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Archaeo News 

29 February 2000
Sound effects inside ancient monuments

In a series of experiments, archaeologist Aaron Watson and acoustics expert David Keating, formerly of Reading University in England, found that many European Neolithic monuments possess unusual acoustic properties that give sounds strange, otherworldly aspects.
      Experiments on Neolithic passage graves in Scotland show that the basic architecture of the tombs determines how sound behaves. Many sites yield evidence of rituals, which, like similar activities around the world, probably were highly theatrical events, perhaps involving singing or chanting and musical instruments. Inside such a tomb, the experience of sound is different from that of the outside world. The stone chamber amplifies noises and creates a range of special effects.
      One of these is a phenomenon known as "standing waves." These result from the combination of two sound waves of equal frequency and intensity traveling in opposite directions, which can produce zones of low or high intensity as the waves interact, either canceling each other out or combining to enhance the sound.
      Using an electronic tone generator inside the chamber of Camster Round cairn in Caithness, Scotland, the scientists played a continuous note at a variety of pitches until an audible, special effect occurred. Watson and Keating later demonstrated that the effect could be also produced through the low-tech expedient of a group of people chanting. The volume and intensity of the sound became enhanced, and the noise seemed to fill the chamber so completely that it was difficult to determine its source. Even stranger was the disquieting feeling that some sounds were emerging from inside the head and body of the listener, a sensation that could be quite uncomfortable.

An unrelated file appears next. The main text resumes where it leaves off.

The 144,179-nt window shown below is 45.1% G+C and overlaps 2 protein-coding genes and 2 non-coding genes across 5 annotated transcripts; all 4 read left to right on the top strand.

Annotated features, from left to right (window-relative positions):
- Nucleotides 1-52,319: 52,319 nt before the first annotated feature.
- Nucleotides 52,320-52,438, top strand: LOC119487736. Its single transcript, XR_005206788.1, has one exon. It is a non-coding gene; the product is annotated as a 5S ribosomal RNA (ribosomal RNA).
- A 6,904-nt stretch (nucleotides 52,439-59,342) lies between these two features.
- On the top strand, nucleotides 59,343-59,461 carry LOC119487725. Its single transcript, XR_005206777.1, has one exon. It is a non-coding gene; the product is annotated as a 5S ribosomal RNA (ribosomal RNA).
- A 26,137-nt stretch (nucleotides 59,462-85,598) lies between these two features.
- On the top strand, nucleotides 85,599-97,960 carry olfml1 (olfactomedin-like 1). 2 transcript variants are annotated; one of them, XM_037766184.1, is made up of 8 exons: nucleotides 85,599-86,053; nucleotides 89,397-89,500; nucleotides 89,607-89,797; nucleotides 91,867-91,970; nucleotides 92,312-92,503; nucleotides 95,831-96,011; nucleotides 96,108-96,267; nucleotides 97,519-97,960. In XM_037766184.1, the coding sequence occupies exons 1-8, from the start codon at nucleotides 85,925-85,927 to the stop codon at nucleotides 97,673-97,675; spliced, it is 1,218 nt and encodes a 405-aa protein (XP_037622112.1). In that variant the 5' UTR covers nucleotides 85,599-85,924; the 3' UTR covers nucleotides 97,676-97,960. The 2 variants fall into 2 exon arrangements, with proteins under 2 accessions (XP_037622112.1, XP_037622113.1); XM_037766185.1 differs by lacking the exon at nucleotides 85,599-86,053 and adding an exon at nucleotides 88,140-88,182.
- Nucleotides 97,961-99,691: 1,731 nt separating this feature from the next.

Another remarkable phenomenon which can be created inside passage graves is known as "Helmholtz Resonance" - the sound created when you blow across the neck of a glass bottle. Passage graves and bottles share the same basic architecture: a chamber connected to the outside world by a long, narrow neck. To create the effect, people would have had to create a sound within the chamber at precisely the right pitch, as determined by the relative proportions of the chamber and passageway at each site. The larger the chamber, the lower the pitch needed to create the resonance effect.
      The correct pitch was calculated for a number of passage graves, and all turned out to be of infrasonic frequency - notes so low down the scale that the human ear cannot hear them in any ordinary sense; rather, they are "felt" as a physical or psychological sensation. The most likely way such sounds were created in prehistory was by drumming.
      The Helmholtz Resonance was tested by drumming on an acoustic drum at the passage grave of Maeshowe, in the Orkney islands off the north coast of Scotland. Specialized sound-measuring equipment registered a strong response and additional experiments suggested the effect could be enhanced by rhythmical chanting, or even by movement around the inside of the tomb.
      The physical impact of infrasonic frequencies has been widely researched, suggesting that sounds like those measured at Maeshowe could have a profound effect on anyone exposed to them for a prolonged period. For people in prehistory, it is easy to imagine that such sensations seemed to originate in the supernatural realm.

Sources: Antiquity, Discovering Archaeology (18 February, 2000)

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